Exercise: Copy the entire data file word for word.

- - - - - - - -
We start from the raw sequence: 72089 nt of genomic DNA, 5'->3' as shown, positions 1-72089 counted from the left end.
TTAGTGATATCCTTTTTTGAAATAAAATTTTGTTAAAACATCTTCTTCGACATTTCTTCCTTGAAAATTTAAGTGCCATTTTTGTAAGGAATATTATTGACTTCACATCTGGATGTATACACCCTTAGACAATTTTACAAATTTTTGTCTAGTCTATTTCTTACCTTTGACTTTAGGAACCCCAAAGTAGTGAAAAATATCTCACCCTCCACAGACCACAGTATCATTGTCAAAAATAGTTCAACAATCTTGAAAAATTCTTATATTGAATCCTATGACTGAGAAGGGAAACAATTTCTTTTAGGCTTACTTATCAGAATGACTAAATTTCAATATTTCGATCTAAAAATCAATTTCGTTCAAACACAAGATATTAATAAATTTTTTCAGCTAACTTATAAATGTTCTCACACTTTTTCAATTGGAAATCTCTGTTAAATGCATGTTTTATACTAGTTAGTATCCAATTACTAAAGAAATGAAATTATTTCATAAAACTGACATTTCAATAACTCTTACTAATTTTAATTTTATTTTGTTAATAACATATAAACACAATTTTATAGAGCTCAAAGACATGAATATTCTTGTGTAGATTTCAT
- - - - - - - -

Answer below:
We start from the raw sequence: 72089 nt of genomic DNA, 5'->3' as shown, positions 1-72089 counted from the left end.
TTAGTGATATCCTTTTTTGAAATAAAATTTTGTTAAAACATCTTCTTCGACATTTCTTCCTTGAAAATTTAAGTGCCATTTTTGTAAGGAATATTATTGACTTCACATCTGGATGTATACACCCTTAGACAATTTTACAAATTTTTGTCTAGTCTATTTCTTACCTTTGACTTTAGGAACCCCAAAGTAGTGAAAAATATCTCACCCTCCACAGACCACAGTATCATTGTCAAAAATAGTTCAACAATCTTGAAAAATTCTTATATTGAATCCTATGACTGAGAAGGGAAACAATTTCTTTTAGGCTTACTTATCAGAATGACTAAATTTCAATATTTCGATCTAAAAATCAATTTCGTTCAAACACAAGATATTAATAAATTTTTTCAGCTAACTTATAAATGTTCTCACACTTTTTCAATTGGAAATCTCTGTTAAATGCATGTTTTATACTAGTTAGTATCCAATTACTAAAGAAATGAAATTATTTCATAAAACTGACATTTCAATAACTCTTACTAATTTTAATTTTATTTTGTTAATAACATATAAACACAATTTTATAGAGCTCAAAGACATGAATATTCTTGTGTAGATTTCAT